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  • Alan and I rarely get to work together. The photographer/writer team is vanishing, everybody wants stories cheaper and faster. Today a reporter can be expected to shoot video, take photographs, write a story and record audio. It's pretty amazing we have the technology to be able to do that, but it's not good for the story. A team of two can shared different perspectives, bounces ideas around, and often goes deeper.

    Working with another person can also keep you safe. It's a bit harder to harass, kill, kidnap, beat up, or rob two people rather than one.

    It's also more fun.

    Last spring Alan and I caught a barge down the Nile to the North South border. Tension was high, I had an invite from one of the SPLA's fiercest, and most hospital, Generals and both of us wanted to go check out the oil industry in Upper Nile, a no go zone until a few months ago under the Khartoum regime.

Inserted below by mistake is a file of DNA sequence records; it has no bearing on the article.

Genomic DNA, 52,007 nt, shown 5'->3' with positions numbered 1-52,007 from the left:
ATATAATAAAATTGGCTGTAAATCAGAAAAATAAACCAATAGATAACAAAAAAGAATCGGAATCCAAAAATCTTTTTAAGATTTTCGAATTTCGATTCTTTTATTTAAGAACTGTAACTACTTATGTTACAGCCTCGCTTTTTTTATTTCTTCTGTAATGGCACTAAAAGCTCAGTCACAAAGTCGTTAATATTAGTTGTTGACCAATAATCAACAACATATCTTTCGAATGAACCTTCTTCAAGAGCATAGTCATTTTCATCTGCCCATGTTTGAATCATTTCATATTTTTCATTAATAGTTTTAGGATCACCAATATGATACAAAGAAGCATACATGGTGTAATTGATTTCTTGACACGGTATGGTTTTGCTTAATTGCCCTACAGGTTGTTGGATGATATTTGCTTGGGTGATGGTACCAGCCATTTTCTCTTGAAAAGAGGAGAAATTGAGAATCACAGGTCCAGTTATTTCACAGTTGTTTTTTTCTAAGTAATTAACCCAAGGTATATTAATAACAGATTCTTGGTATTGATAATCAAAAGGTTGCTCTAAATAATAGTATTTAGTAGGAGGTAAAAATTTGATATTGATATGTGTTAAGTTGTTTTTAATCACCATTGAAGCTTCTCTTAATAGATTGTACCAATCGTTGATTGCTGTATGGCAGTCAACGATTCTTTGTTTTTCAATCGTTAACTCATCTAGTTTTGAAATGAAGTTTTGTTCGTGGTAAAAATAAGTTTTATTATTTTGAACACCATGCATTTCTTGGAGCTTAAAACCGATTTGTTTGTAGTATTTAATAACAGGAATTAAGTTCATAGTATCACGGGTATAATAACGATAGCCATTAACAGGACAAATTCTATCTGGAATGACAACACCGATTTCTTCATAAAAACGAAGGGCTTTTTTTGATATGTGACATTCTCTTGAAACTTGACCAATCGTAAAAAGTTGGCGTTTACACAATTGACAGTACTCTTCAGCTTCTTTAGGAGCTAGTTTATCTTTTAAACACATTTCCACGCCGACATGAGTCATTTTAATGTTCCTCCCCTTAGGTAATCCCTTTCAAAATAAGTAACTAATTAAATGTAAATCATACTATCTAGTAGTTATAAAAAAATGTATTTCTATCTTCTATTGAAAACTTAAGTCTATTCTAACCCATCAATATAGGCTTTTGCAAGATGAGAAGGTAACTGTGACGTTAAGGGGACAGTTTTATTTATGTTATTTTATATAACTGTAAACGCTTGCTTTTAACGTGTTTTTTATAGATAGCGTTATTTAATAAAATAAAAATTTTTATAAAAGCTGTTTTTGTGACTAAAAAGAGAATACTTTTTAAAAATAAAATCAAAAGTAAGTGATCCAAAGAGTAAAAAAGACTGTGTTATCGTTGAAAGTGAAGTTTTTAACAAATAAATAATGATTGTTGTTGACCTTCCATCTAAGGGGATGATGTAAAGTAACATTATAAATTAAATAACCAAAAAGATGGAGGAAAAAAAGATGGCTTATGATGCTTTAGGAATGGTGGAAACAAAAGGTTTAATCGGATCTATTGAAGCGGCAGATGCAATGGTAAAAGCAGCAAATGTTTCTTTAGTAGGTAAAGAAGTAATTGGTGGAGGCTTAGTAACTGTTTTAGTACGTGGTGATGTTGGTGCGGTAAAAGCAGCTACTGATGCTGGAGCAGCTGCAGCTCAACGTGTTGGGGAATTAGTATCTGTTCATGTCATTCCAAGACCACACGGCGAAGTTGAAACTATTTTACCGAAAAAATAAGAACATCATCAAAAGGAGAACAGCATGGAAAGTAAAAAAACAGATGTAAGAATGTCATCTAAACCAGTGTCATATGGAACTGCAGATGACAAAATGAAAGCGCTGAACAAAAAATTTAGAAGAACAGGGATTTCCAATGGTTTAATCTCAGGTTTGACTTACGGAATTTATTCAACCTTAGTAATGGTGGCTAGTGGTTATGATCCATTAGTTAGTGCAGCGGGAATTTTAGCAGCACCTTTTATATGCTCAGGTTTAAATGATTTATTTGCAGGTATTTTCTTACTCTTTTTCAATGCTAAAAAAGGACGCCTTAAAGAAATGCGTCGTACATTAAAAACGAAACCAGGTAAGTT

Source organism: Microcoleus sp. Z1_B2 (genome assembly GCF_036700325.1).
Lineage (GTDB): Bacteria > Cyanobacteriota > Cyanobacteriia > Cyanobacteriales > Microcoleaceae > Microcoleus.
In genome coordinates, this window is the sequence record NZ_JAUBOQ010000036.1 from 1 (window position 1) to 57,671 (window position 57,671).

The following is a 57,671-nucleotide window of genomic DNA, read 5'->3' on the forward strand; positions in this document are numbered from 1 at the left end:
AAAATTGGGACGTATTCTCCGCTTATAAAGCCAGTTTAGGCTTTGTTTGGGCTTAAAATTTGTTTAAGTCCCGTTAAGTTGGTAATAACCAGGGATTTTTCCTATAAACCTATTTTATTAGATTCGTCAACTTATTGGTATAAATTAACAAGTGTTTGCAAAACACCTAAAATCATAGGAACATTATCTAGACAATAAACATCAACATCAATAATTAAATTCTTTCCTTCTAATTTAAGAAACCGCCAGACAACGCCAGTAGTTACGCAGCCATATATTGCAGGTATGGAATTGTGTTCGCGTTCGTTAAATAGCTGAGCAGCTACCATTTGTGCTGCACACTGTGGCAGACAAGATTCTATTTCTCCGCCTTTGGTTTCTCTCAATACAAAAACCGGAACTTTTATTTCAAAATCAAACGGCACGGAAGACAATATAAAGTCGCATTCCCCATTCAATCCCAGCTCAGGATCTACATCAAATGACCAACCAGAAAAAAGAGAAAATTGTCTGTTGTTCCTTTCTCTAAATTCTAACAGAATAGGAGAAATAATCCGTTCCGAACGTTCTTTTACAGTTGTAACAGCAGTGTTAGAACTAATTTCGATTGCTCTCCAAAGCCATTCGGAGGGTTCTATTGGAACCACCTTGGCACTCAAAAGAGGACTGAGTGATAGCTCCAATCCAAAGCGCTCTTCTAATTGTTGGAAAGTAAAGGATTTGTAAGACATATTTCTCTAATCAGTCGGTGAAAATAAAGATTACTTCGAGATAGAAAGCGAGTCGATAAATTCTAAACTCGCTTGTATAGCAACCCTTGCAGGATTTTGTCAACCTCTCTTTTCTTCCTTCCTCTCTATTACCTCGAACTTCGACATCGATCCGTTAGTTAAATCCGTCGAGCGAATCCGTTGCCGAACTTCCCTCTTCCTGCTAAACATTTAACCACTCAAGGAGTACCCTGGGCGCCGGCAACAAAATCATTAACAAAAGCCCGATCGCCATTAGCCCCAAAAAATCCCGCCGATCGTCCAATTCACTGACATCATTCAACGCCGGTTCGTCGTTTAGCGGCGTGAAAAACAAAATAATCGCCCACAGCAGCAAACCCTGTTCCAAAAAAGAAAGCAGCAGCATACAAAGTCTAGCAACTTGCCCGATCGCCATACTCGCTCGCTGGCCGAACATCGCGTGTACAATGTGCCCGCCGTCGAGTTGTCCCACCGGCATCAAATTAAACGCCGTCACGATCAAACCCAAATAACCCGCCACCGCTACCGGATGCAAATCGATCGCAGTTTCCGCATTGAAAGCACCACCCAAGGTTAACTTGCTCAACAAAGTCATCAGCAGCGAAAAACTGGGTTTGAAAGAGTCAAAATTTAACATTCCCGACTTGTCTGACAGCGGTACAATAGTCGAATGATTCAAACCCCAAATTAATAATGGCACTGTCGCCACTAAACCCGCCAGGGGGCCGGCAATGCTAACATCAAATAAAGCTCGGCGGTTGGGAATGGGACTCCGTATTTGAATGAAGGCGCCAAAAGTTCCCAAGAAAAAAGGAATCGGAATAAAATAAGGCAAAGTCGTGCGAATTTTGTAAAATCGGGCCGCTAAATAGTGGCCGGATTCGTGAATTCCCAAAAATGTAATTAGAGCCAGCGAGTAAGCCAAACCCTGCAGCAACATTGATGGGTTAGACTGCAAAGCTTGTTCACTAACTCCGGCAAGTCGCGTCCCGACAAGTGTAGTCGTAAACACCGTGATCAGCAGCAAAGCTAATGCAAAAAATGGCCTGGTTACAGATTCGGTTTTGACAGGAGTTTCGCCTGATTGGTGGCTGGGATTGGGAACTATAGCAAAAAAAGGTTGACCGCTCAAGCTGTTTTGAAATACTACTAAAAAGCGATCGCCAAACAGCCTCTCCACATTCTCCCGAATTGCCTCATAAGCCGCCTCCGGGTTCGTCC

The barge delivered goods for the UN, driven by a wizened river captain, and it was saving us a couple days in the back of a Land cruiser. Our host was John, a South Sudanese managing the transport for a European company. He was tall, talkative and kind, making his fortune in the wake of his new countries birth.

    As the sun lowered over brilliant green banks of the Nile, John and Alan and I told stories, found connections, solved most of South Sudan's problems, discovered a dozen more, and drank a case of Heineken John was kind enough to share.

    Being on the Nile in South Sudan transports you to another realm, a softer gentler place (unless you mind crocodiles). The slow gentle hum of a diesel carrying you forward along this endless strip of water.

    Fisherman stare as we putter by, the soft green reeds along the shore punctuated only by great flocks of white egrets. John is starting another story as the sun sinks below the horizon turning the river into the color of blush.
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